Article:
This outrageous and satisfying adventure of star voyager Ijon Tichy, Stanislaw Lem’s galactic Gulliver, is not strictly part of The Star Diaries at all, for it shows us our hero Tichy in a terrestrial setting for a change: in Nounas, Costa Rica, to be precise, where he is an attendee of the Eighth World Futurological Congress. This annual academic convention—which takes place in a hundred-story luxury hotel, divorced from the teeming country below that “boasts the highest rate of demographic gro This outrageous and satisfying adventure of star voyager Ijon Tichy, Stanislaw Lem’s galactic Gulliver, is not strictly part of The Star Diaries at all, for it shows us our hero Tichy in a terrestrial setting for a change: in Nounas, Costa Rica, to be precise, where he is an attendee of the Eighth World Futurological Congress. This annual academic convention—which takes place in a hundred-story luxury hotel, divorced from the teeming country below that “boasts the highest rate of demographic growth in the world”—seeks solutions to the increasing problems of an overcrowded, overpopulated civilization. Lem paints a satiric picture of the academics—fecklessness, self-absorbed men, with nothing but fantastical and improbable solution—and revels in the chaotic diversity of the conventioneers (futurologist of course, aging student protestors, matchbook collectors, and, most diverting of all, the professional pornographers.) It all seems like good harmless fun, until local terrorists put something in the water… Soon Tichy (and the reader) embarks on a journey—both inward and outward—in which it is difficult to separate the hallucinatory from the sociological, the surrealist fantasy from the satirical insight. It would be unfair to give too much of the plot away, but let’s just say that Lem anticipates The Matrix by at least a generation and, when he does, he refuses to hold anything back. This is a classic, seminal science fiction novel. And it's short too. Everybody who cares about the genre—and our world—should read it.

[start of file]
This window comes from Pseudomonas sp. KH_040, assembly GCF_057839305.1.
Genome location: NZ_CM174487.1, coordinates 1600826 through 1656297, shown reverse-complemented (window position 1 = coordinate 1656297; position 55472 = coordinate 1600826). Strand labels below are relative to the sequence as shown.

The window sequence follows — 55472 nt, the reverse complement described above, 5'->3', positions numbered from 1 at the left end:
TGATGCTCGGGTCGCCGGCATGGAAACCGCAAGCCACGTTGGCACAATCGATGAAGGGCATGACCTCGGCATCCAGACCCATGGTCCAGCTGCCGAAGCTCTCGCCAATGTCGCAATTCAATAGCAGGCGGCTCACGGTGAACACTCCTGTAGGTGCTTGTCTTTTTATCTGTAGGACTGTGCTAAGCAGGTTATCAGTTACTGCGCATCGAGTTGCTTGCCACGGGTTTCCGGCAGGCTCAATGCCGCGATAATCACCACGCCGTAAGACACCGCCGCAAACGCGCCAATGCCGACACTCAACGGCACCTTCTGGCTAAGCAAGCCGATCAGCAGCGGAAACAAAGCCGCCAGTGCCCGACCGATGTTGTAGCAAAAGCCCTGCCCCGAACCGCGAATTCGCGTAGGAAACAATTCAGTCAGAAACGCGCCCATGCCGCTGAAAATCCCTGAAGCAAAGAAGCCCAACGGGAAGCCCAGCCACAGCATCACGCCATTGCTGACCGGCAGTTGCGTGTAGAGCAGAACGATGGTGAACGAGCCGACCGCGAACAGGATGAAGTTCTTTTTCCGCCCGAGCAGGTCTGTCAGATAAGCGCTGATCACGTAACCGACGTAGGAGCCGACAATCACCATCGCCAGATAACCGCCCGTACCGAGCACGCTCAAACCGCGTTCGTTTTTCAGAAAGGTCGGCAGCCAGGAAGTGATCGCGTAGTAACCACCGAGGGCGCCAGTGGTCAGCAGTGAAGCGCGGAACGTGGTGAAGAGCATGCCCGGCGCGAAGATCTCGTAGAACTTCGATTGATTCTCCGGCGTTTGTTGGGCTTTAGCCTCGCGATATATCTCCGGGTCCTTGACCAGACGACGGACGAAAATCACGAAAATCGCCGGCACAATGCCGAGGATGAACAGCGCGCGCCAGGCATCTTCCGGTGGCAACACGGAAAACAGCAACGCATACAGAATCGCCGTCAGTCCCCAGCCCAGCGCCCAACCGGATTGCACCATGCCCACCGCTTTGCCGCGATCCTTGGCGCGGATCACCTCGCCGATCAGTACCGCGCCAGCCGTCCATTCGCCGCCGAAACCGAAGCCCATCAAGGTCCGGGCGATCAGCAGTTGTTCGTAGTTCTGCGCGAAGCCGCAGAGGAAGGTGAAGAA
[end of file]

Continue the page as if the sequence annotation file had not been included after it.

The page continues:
9. 4 out of 5